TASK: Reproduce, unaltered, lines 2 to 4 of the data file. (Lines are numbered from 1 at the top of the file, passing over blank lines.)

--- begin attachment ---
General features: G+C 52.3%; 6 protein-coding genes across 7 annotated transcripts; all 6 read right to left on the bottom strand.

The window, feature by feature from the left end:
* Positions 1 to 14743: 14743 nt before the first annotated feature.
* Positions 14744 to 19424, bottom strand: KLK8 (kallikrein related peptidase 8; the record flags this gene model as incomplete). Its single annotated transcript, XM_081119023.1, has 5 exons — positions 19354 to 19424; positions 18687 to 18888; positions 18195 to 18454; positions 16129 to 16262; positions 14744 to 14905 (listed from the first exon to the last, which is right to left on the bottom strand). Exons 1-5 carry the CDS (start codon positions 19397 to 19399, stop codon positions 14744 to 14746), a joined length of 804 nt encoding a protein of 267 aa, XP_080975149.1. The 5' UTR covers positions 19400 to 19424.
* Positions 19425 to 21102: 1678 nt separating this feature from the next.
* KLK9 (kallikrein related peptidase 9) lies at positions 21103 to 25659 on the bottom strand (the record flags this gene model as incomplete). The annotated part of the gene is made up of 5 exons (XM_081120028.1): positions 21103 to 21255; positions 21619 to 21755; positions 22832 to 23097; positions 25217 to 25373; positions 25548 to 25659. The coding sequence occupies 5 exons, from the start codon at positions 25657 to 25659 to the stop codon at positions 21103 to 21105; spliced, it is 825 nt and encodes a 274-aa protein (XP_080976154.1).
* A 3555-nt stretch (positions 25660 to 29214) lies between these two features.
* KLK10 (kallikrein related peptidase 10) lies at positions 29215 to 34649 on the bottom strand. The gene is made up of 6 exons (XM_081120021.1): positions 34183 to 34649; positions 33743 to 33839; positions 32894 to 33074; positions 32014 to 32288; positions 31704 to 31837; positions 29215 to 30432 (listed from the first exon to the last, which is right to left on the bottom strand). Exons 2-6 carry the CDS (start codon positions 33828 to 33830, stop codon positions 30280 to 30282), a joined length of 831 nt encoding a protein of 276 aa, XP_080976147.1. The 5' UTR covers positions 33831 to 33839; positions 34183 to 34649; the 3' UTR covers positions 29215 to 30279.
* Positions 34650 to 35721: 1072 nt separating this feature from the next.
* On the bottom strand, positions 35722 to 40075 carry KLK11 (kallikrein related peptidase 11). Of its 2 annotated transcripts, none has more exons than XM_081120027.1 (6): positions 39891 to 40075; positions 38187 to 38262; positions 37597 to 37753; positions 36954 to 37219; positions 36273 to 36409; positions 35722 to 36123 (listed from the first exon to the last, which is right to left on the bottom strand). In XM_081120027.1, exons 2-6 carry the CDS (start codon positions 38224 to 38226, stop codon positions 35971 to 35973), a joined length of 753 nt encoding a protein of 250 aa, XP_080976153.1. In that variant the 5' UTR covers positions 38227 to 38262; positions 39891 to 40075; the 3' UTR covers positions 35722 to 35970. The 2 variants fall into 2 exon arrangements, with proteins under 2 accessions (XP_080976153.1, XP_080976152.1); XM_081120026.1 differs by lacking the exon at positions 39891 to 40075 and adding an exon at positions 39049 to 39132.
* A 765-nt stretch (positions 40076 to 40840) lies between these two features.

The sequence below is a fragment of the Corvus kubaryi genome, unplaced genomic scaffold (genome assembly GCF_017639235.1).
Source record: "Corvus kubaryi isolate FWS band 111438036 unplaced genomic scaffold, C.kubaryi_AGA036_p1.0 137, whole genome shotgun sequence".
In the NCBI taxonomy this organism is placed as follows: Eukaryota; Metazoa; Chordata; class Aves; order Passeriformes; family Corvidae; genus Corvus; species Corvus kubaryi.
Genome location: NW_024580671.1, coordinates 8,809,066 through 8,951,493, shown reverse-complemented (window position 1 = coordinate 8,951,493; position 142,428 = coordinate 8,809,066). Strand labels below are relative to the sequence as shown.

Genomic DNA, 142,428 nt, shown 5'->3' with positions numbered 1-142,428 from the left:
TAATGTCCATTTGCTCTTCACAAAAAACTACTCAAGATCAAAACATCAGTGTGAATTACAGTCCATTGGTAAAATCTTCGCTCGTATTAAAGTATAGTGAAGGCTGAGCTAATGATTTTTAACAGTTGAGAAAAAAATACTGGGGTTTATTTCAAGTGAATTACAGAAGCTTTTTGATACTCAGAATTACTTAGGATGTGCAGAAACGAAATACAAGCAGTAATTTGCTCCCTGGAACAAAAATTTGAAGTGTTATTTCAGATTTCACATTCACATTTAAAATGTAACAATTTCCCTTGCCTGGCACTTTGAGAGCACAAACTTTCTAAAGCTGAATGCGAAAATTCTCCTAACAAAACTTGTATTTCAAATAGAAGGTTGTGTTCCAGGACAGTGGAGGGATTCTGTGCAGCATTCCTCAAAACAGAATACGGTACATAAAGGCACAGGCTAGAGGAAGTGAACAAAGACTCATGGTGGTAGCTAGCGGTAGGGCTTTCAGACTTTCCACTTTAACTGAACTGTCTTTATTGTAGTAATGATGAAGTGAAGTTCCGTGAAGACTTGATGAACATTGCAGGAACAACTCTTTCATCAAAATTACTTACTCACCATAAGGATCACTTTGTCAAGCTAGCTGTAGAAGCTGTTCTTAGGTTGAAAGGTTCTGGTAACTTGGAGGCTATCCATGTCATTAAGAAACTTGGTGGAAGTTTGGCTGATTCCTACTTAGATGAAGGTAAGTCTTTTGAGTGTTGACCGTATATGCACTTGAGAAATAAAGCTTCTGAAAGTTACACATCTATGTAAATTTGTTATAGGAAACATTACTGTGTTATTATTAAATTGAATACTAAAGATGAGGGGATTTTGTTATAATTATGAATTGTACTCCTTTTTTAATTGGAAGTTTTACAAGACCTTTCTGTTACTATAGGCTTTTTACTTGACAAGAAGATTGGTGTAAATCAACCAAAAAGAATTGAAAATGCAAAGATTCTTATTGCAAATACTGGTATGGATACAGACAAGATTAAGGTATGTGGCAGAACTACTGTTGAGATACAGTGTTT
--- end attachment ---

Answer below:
The window, feature by feature from the left end:
* Positions 1 to 14743: 14743 nt before the first annotated feature.
* Positions 14744 to 19424, bottom strand: KLK8 (kallikrein related peptidase 8; the record flags this gene model as incomplete). Its single annotated transcript, XM_081119023.1, has 5 exons — positions 19354 to 19424; positions 18687 to 18888; positions 18195 to 18454; positions 16129 to 16262; positions 14744 to 14905 (listed from the first exon to the last, which is right to left on the bottom strand). Exons 1-5 carry the CDS (start codon positions 19397 to 19399, stop codon positions 14744 to 14746), a joined length of 804 nt encoding a protein of 267 aa, XP_080975149.1. The 5' UTR covers positions 19400 to 19424.